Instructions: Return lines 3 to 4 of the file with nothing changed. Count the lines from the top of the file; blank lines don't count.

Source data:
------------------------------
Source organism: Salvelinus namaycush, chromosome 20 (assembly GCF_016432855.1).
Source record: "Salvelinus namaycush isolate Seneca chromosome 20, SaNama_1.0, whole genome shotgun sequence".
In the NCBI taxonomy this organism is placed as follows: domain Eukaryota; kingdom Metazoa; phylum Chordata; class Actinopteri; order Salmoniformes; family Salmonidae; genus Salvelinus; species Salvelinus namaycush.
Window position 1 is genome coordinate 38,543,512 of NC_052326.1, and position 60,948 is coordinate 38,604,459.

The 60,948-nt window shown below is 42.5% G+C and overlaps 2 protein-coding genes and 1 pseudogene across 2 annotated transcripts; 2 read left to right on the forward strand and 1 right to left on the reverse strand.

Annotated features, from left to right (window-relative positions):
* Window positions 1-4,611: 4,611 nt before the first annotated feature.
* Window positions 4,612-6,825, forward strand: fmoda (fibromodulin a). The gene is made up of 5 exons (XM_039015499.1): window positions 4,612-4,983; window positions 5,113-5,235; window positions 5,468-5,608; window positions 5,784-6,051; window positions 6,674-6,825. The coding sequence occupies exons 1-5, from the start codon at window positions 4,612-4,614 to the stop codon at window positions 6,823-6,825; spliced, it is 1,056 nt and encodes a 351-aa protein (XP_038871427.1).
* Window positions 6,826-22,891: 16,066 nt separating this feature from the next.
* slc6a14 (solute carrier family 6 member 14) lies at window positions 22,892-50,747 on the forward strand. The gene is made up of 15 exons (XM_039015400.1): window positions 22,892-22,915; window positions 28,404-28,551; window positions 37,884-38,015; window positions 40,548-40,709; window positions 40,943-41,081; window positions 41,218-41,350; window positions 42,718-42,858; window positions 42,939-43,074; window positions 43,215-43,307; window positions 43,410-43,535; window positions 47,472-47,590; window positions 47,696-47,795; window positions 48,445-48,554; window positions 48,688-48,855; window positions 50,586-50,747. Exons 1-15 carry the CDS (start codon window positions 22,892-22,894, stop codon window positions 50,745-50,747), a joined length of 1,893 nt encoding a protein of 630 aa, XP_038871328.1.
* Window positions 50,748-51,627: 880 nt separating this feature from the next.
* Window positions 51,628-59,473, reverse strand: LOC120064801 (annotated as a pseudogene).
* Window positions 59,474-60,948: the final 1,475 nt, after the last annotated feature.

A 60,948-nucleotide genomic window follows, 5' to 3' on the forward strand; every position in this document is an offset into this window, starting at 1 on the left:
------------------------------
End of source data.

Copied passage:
In the NCBI taxonomy this organism is placed as follows: domain Eukaryota; kingdom Metazoa; phylum Chordata; class Actinopteri; order Salmoniformes; family Salmonidae; genus Salvelinus; species Salvelinus namaycush.
Window position 1 is genome coordinate 38,543,512 of NC_052326.1, and position 60,948 is coordinate 38,604,459.